Halfway to the CFPB
Halfway to the CFPB:
An AFR Progress Report on
“Standing Up” the New Consumer Financial Protection Bureau
CFPB Implementation Team staff are making significant progress in their efforts to both build an effective agency and be ready to perform required functions by the transfer date (July 21, 2011). Based on our analysis of several key metrics, on the date halfway between passage and startup, the CFPB Implementation Team is properly focusing on key goals and outcomes. Moreover, the high‐quality of its early hires will give it the CFPB the ability to significantly broaden and accelerate its activities over the next six months.
At the same time, the CFPB has some major challenges before it. It must defend itself against ongoing special interest attacks and one‐sided Congressional inquiries. To achieve its full potential on the transfer date, it must have a director confirmed by the Senate who is committed to strong consumer protection. While the CFPB enabling legislation gives the Treasury Secretary authority to run the agency in the absence of a director after July 21, the confirmation of a director provides additional new powers current regulators do not have.
Friday, January 21st marks the halfway point in the year between the enactment and startup of the new Consumer Financial Protection Bureau (CFPB). On July 21, 2010 President Obama signed into law the Dodd‐Frank Wall Street Reform and Consumer Protection Act, which made substantial reforms in the wake of the monumental financial crisis and recession caused by reckless Wall Street bank practices.
Among those reforms was establishment of the landmark CFPB, the first federal agency with only one job, protecting consumers in the financial marketplace. The CFPB has broad jurisdiction over both banks and non‐bank financial firms. The broad and diverse membership of Americans for Financial Reform ‐‐ including consumer, senior, labor, civil rights, small business and other constituencies ‐‐ made establishment of the CFPB a priority among our Wall Street reform goals because the current regulatory system was
Halfway To The CFPB: An AFR Progress Report January 21, 2011 Page 1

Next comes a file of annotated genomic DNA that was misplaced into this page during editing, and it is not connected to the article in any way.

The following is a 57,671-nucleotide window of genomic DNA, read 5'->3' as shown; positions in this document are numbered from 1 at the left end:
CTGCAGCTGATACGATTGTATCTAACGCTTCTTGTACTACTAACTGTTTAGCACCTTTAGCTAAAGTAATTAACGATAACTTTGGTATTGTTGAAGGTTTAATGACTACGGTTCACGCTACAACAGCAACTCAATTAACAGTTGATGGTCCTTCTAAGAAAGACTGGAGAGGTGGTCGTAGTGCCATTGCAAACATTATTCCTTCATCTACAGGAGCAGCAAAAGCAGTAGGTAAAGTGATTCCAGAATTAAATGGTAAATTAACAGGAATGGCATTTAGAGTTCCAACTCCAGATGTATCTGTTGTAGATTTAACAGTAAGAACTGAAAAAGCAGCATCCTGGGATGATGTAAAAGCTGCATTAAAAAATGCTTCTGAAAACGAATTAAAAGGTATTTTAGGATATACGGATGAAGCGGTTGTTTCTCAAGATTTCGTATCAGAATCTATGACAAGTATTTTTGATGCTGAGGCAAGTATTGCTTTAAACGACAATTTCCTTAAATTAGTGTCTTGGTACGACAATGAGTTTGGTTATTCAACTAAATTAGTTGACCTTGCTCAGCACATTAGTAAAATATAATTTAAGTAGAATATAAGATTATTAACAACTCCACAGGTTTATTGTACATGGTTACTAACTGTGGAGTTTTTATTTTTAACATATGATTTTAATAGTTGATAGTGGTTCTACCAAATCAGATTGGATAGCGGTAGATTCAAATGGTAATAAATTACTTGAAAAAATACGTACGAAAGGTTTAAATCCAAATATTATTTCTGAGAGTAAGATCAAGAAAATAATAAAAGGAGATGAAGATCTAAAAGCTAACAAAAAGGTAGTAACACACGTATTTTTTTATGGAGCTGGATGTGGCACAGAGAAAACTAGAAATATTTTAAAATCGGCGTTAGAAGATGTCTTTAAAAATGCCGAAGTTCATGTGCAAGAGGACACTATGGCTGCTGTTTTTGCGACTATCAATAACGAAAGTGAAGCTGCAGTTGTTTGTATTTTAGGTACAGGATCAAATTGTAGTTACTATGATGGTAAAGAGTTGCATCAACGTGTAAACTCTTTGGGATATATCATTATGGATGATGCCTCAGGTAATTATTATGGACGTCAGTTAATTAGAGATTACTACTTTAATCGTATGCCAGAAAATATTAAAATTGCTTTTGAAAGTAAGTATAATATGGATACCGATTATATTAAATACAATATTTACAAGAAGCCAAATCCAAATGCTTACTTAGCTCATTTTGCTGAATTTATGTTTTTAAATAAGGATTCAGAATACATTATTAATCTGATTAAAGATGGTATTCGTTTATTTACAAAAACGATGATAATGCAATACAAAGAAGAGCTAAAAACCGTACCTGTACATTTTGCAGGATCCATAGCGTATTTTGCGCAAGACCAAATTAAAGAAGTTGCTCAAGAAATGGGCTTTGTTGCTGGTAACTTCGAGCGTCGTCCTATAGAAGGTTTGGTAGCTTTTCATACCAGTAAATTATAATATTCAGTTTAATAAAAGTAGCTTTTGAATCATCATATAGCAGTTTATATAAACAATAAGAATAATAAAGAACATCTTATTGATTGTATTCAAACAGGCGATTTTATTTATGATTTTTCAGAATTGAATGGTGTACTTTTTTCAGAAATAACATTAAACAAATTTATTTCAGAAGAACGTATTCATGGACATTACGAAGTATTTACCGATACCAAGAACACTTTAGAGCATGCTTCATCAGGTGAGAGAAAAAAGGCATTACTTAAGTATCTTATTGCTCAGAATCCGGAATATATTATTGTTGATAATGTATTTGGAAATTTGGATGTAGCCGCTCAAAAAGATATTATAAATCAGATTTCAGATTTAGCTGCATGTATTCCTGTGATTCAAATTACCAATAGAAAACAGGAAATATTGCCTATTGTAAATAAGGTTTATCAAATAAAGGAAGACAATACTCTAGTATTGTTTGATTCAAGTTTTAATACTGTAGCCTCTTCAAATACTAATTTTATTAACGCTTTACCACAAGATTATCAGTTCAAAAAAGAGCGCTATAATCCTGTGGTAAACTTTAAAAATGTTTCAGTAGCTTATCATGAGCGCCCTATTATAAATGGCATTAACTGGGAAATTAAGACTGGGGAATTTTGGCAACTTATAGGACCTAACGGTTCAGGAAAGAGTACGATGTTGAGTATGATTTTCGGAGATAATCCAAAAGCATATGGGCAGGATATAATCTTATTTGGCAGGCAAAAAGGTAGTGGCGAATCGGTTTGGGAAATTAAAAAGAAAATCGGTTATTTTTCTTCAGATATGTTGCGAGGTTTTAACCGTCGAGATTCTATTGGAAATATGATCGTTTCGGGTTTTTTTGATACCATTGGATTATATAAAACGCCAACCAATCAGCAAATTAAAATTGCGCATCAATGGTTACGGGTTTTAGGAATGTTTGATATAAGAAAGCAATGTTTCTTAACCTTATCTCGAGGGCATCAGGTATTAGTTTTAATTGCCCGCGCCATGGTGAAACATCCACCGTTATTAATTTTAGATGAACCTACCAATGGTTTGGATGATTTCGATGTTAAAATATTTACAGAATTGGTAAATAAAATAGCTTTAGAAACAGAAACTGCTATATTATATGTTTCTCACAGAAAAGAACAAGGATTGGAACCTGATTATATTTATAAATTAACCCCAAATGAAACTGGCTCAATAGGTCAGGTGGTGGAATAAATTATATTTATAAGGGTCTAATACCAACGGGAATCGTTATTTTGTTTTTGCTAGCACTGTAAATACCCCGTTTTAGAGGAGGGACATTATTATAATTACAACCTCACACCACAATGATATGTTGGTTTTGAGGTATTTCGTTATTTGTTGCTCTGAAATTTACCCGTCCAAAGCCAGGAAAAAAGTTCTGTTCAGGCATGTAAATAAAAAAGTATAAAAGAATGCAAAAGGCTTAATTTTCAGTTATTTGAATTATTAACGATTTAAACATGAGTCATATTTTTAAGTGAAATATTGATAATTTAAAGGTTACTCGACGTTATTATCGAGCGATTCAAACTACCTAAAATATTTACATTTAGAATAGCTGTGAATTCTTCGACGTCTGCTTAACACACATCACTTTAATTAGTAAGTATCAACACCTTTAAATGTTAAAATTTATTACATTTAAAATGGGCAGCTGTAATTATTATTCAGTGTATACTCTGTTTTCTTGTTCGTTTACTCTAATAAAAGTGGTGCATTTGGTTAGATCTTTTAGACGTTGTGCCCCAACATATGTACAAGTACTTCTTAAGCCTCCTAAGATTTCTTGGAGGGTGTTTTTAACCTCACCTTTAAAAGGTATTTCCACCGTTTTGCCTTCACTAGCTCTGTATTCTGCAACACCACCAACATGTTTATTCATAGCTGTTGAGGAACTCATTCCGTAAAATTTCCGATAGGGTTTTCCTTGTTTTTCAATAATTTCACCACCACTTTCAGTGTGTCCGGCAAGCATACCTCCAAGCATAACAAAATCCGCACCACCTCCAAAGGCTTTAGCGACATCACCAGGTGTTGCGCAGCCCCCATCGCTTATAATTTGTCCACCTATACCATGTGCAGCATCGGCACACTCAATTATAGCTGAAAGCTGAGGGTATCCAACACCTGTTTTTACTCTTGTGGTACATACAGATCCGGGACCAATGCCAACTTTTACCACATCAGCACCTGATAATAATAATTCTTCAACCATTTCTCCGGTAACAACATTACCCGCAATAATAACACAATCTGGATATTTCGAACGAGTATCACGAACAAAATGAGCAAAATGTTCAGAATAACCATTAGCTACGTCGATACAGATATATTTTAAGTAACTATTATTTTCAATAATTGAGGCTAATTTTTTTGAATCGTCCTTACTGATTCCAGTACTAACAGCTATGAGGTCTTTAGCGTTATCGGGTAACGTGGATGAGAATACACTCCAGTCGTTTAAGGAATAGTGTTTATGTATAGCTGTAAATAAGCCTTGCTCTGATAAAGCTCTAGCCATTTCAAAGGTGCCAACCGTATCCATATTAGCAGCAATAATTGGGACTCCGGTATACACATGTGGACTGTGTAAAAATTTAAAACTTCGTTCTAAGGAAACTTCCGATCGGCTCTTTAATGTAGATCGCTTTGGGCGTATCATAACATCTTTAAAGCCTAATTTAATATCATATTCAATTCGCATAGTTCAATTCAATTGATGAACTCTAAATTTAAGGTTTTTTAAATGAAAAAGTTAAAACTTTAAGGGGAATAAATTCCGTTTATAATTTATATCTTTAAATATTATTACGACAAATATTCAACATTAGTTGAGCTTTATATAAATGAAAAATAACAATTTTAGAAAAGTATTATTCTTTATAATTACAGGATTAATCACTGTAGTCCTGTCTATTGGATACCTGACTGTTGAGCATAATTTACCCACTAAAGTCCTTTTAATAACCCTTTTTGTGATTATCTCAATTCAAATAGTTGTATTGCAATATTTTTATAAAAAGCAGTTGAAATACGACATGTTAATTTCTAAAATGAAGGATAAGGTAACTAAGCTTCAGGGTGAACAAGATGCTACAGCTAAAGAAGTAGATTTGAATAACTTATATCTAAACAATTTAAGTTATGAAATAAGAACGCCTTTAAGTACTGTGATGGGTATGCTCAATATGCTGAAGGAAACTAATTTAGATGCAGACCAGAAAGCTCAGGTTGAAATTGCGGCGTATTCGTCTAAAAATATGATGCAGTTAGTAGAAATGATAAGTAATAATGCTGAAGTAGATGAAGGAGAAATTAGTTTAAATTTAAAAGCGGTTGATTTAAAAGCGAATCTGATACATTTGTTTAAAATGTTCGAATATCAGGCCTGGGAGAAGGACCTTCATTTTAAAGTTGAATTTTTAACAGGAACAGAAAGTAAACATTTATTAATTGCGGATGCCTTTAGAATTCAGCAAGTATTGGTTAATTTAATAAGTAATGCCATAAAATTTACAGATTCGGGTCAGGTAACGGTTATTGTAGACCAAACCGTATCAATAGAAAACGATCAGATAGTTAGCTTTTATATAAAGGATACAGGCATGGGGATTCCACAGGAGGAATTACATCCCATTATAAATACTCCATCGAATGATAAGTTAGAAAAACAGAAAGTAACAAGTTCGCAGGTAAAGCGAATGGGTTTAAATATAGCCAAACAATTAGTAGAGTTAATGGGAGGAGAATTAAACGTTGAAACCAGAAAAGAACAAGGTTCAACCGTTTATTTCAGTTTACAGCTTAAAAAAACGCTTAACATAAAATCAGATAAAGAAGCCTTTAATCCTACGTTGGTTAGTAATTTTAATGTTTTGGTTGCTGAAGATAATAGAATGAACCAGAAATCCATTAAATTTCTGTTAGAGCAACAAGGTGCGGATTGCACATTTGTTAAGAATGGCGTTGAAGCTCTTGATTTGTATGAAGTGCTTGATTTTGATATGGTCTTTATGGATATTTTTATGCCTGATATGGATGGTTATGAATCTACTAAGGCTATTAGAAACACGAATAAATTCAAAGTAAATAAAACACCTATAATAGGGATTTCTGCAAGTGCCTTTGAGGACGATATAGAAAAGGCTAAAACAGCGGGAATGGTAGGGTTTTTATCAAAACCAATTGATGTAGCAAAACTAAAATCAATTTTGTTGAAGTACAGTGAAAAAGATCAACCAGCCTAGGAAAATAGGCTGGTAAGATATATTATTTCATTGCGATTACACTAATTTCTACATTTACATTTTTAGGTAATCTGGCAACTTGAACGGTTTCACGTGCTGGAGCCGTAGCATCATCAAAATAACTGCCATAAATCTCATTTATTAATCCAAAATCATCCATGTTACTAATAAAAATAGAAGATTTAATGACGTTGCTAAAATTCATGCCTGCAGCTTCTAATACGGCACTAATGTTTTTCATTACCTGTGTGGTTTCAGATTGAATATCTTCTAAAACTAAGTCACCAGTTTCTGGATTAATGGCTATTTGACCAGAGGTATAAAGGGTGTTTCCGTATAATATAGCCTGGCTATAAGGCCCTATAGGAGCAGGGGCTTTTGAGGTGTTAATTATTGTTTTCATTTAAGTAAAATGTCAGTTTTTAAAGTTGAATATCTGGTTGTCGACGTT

broken and did not serve the needs of average, let alone at‐risk, consumers in the financial marketplace.
On September 20, Treasury Secretary Tim Geithner fulfilled a requirement of the law by choosing a “transfer date” of July 21, 2011 for the CFPB to assume the consumer rulemaking, supervision and enforcement functions currently divided between myriad federal regulators.
Just a few days before, on September 17, the President had appointed Professor Elizabeth Warren to “stand up” the new agency.1 Her job: hire the staff and get the systems running so that the CFPB would be ready to protect consumers, starting July 21, 2011.
This Americans for Financial Reform Progress Report summarizes the status of the bureau’s efforts so far to become an effective, fully functioning consumer protection agency as of July 21.
An AFR Progress Report: Standing Up The CFPB
Key Metrics: Staff, Systems, Organization Model, Outreach and Early Priorities
Metric 1: Hiring Essential, Well‐Qualified Staff: Professor Warren and her team are moving quickly to hire top senior staff and have made numerous key appointments.
The selection of Massachusetts Banking Commissioner Steve Antonakes as director of bank supervision, Ohio Attorney General Richard Cordray as director of enforcement and Holly Petraeus to establish the office of Servicemember Affairs are a few examples among many other well‐qualified hires. These senior hires also demonstrate that a strong effort is being made to bring on staff with diverse perspectives and backgrounds. Leonard Chanin, for example, who will head rulemaking, has experience both at the Federal Reserve Board and as an industry lawyer.
Metric 2: Building Key Systems
The CFPB has taken major steps to build key systems.
- Internet: Warren has often said that the CFPB was “born digital” and that she intends for the agency to use modern communications and Internet tools. The Web and Online Engagement team, headed by Dan Munz and David Forrest2, is expected to roll out the bureau’s proto‐web site within the month.
- Complaint‐Handling: The CFPB will have the responsibility to address consumer complaints about nearly any financial transaction. Last week it issued a Federal Register notice describing its complaints database. AFR has urged the CFPB Implementation Team to ensure that the final complaint database system provides broad access to consumers, has the capability to handle all consumer complaints and inquiries – including the ability to take follow‐up steps (e.g., provide advice or mediation to consumers, track patterns, refer to enforcement, etc.) and further limit the collection of personal information such as Social Security Numbers.3
Metric 3: Building A Solid Organizational Structure:
The CFPB Implementation Team has proposed an organizational structure, based on the statute, that will allow the bureau’s offices to effectively conduct research, implement policy and educate the public.